On Tuesday, June 14, the leaders of the American Retirement Association and its sister organizations stormed Capitol Hill to meet with key staff and get a fresh perspective on the congressional legislative and policy agenda for the year.
The group, which included the Presidents and Presidents-Elect of the American Retirement Association and each sister organization — ASPPA, NAPA, ACOPA, and NTSA — reminded these policy decision makers why the retirement savings tax incentives are critical to the formation and maintenance of workplace retirement plans. In addition, association leaders told the Hill staff that the determining factor in whether or not a middle income worker saves for retirement is if he or she has access to a workplace retirement plan.
Understanding that the system has been successful for those that have access to it, the discussions then pivoted to how we could improve the system even further. For instance, required notices and disclosures could be communicated to participants and beneficiaries electronically. The NAPA leadership argued that this change could significantly lower plan administrative costs and allow plan sponsors to more easily switch to a better performing investment lineup (as well as have a positive impact on our environment). Also, the ASPPA leadership explained how the top heavy rules could be rationalized to encourage expanding the availability of existing 401(k) plans to part-time workers and as well as remove any traps for the unwary for those plan sponsors who allow employees to participate in a plan within a year of being hired.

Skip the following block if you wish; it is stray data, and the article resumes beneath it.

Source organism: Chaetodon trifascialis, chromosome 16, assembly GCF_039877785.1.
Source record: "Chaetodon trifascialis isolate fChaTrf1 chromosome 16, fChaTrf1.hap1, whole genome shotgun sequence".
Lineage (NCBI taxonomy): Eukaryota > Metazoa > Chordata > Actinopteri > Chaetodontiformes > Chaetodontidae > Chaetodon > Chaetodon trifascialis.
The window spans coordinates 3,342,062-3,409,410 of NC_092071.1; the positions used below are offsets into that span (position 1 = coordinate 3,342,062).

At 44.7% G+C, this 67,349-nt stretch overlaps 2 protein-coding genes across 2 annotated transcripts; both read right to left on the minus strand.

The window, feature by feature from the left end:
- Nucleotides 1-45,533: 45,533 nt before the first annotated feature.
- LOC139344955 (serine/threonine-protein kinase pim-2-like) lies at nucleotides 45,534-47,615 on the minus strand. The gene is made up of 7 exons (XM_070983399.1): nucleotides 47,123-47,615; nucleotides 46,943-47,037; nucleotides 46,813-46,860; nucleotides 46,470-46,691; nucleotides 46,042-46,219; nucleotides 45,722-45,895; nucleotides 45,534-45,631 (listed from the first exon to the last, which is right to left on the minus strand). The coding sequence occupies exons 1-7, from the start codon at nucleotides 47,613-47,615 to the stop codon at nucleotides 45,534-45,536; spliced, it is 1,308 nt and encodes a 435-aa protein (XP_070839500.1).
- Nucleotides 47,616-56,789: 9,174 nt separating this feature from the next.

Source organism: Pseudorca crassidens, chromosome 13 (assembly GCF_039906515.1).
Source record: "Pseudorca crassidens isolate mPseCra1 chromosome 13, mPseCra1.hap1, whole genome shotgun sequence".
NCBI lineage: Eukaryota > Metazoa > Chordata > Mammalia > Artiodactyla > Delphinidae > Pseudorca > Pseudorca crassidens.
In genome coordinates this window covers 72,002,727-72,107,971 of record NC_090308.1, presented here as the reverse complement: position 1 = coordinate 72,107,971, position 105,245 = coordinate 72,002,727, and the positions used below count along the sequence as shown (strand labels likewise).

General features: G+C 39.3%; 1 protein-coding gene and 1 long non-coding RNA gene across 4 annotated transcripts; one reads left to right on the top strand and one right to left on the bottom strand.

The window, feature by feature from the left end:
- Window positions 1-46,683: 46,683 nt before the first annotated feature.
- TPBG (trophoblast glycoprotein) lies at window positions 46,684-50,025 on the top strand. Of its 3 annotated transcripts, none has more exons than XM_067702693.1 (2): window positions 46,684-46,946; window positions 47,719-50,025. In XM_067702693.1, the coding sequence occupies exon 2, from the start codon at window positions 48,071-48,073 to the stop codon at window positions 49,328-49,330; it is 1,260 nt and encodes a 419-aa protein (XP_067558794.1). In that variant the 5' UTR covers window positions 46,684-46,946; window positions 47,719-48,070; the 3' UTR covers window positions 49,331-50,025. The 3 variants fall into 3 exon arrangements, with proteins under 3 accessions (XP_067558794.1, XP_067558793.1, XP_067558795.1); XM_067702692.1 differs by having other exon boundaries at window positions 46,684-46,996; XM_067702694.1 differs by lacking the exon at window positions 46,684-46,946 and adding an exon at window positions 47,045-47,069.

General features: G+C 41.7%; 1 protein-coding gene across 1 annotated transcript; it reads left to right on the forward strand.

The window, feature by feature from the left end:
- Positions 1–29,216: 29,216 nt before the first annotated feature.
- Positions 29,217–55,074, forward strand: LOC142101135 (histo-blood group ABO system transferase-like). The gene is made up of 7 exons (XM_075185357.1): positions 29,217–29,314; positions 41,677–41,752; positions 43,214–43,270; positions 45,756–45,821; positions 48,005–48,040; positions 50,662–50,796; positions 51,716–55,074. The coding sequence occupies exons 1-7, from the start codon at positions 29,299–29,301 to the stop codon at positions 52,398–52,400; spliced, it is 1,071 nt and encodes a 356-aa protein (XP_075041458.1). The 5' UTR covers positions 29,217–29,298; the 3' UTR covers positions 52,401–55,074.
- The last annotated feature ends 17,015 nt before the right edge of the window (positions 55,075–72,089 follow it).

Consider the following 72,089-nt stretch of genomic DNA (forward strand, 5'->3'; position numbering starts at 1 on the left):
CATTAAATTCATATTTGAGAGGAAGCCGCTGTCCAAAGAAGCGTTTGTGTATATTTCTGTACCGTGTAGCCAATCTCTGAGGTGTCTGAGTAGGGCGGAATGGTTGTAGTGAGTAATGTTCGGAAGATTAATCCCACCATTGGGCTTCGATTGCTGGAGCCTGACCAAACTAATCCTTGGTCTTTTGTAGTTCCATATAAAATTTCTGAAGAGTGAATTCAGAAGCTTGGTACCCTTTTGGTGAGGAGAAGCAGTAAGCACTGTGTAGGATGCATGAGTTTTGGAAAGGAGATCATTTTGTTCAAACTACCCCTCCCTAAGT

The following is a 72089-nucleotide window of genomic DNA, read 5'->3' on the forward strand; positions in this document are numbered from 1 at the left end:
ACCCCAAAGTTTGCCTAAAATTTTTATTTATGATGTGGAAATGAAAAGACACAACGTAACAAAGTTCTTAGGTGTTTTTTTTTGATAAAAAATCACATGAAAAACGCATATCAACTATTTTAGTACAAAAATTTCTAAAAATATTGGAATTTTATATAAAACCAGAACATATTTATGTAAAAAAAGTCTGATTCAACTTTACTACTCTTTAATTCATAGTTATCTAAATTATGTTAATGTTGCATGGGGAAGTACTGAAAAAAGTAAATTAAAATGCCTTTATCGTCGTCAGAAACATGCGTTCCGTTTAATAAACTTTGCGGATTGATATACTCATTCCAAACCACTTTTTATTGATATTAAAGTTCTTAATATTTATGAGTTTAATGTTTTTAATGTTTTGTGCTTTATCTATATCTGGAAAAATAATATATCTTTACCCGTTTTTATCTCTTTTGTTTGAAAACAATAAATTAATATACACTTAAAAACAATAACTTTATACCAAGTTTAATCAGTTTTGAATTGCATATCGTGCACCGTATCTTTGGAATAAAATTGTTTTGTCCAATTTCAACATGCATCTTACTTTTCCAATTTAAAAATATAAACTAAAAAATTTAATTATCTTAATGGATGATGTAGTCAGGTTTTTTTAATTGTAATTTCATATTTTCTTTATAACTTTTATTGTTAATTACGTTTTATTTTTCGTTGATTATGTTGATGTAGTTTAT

The ACOPA leadership described to these staffers – who serve on the congressional committees with jurisdiction over retirement policy — the impact that the recent repeated increases in both the single and variable rate premiums paid to the Pension Benefit Guaranty Corporation (PBGC) are having on the private defined benefit system. Larger employers, who might already be inclined to terminate their DB plan, can now borrow money at rates and amounts that are lower than what they now have to pay to the PBGC. In other words, the economics of de-risking or shutting down a defined benefit plan is getting more attractive, thereby accelerating the death of DB plans in the private workforce.
Another key policy topic that was discussed during the meetings is the issue of opening multiple employer plans (MEPs) to any unrelated employer. The sense of urgency to allow this through legislation has grown on Capitol Hill as a result of several new state laws requiring employers over a certain size to have a retirement plan of some type for employees combined with new Department of Labor guidance tilting the playing field toward state sponsored retirement programs. The ARA leadership argued that if Congress were to head down this path, there should be a designated plan service provider in place to ensure the proper operation of the plan in order to protect the participating small employers.
In all, it was a productive day of meetings that only further nurtured our relationships with the key staff on Capitol Hill that develop the policy affecting the private retirement system. It indicates the importance of member participation in our government affairs committees because that participation and activism builds the credibility we need to be viewed as objective retirement policy experts.
Andrew Remo is the American Retirement Association's Director of Congressional Affairs.